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2011 - 2014

with Hall staff & volunteers

The Ingenuity Lab at the Lawrence Hall of Science is a novel learning space for families of all ages to tinker and engineer solutions to design challenges. I studied how to increase access and interest in engineering through tinkering spaces at public science centers, in particular at the Ingenuity Lab. I implemented an innovative cross-community design of Ingenuity Lab programs involving engineers, students, and educators and analyze its consequent impact on the learner experience. I focused on learners’ engineering-as-“tinkering” experience, persistence in the activities, and potential consequences for long-term interest in engineering. A variety of observations, including focused ethnographic case studies of the cross-community design and a quasi-experimental set-up comparing the visitor experience in the space with and without the cross-community design, were synthesized into practical guidelines for creating effective tinkering programs.

girl testing her wind turbine

dad and son testing the strength of theirå structure

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with Jodi Loo, Rajith Jayarantne, Eric Mao, Matt Roeschke, Kyle Zampaglione, & Danny Chang

I assisted the Human Power Generation (HPG) team with their educational campaign. The HPG team is a group of undergraduate researchers who retrofitted exercise equipment at the campus fitness center to harness energy from workouts, retrofitting an elliptical machine and a stationary bicycle to charge cell phones and tablets. My role was to educate gym users about sustainable energy and the HPG-retrofitted workout machines. I researched and developed content for the energy and sustainability campaign, designing posters, informational signs, and TV screens for the gym. I also assisted with increasing the usability and access of the retrofitted energy harnessing fitness equipment.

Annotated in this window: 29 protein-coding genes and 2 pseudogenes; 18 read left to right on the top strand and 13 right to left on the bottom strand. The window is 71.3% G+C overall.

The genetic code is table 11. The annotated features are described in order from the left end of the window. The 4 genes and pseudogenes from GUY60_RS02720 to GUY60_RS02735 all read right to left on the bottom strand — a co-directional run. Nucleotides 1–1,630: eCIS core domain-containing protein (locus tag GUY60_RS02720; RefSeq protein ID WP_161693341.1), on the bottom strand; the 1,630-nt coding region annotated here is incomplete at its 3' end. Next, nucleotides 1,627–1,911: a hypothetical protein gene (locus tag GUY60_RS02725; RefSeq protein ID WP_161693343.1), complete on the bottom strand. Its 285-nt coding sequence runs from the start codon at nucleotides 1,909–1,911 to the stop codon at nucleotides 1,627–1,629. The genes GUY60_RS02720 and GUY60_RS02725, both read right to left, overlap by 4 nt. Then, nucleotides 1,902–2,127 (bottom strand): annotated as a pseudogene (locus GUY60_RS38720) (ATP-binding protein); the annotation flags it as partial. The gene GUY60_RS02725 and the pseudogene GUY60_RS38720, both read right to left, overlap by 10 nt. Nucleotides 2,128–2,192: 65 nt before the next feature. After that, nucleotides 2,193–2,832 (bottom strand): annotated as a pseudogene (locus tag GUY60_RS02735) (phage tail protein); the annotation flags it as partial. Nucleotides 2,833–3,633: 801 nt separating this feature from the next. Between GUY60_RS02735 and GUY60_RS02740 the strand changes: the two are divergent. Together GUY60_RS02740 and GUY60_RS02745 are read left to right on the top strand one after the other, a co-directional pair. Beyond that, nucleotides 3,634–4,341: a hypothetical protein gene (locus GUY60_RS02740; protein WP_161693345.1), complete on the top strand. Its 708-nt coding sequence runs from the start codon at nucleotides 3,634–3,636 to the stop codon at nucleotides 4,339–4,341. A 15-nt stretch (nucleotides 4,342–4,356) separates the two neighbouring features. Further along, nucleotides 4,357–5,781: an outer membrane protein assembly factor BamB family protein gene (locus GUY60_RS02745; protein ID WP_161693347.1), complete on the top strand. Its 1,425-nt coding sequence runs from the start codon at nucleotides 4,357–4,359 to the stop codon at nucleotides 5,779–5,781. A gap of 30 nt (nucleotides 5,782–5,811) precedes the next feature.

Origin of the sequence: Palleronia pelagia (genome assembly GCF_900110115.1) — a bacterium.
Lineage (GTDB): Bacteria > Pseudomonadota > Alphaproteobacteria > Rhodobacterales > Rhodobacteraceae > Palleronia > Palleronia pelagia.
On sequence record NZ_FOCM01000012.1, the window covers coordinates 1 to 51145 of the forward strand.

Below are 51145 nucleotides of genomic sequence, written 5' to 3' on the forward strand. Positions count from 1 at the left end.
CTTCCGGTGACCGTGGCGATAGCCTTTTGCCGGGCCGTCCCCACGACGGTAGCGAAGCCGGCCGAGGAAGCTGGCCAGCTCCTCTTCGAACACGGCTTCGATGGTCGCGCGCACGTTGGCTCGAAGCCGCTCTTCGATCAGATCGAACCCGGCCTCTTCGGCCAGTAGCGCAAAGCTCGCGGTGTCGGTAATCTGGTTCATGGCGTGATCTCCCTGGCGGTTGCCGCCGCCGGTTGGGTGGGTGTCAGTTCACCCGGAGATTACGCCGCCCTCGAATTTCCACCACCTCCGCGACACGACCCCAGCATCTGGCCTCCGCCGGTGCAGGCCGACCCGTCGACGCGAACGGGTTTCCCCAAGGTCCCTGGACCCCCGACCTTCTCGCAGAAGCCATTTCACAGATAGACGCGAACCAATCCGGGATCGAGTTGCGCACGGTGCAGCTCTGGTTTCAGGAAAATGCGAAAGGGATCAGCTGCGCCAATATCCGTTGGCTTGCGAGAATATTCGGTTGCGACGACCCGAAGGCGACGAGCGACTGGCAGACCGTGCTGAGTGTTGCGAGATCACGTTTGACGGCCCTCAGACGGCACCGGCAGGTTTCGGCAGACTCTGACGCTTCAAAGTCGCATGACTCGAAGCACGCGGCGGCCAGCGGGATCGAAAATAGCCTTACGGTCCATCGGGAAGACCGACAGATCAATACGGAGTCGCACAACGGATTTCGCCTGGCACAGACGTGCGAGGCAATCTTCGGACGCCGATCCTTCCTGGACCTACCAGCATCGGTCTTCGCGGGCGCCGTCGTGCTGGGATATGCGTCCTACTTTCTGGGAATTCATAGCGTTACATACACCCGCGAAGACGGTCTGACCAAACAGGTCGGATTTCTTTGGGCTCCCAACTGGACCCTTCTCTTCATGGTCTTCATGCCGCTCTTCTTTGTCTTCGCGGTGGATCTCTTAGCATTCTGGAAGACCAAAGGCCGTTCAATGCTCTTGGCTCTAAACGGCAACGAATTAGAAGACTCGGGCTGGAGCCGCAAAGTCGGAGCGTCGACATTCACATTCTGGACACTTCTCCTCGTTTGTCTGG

generating power on an elliptical

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2010 - 2011

with Hall staff & volunteers

At the Lawrence Hall of Science, I oversaw the new exhibit on engineering design, Ingenuity in Action. The exhibit is comprised of three components: Fly High, Design and Drive, and Build a Bridge. At Fly High, visitors select various materials to create a design to be pushed up by a fan inside the wind tube. At the Design and Drive section, visitors choose from a set of pre-built motorized LEGO car chassis and modify the wheel sizes and treads, as well as build ramp structures. At the Build a Bridge component, visitors are provided with several rods, connectors, and cables to design and build a bridge that spans a specified gap or carries a specified weight.

I also collaborated with the exhibits team to refine the exhibit based on my evaluation of visitor interactions through observations and interviews. We found that visitors engaged in engineering behaviors and demonstrated engineering habits of mind while interacting with the exhibit. Furthermore, we worked with a freshman engineering class (UC Berkeley, Professor Lisa Pruitt) that helped design and refine additional elements of the exhibit through their service learning project. These students experienced significant increases in confidence in engineering skills.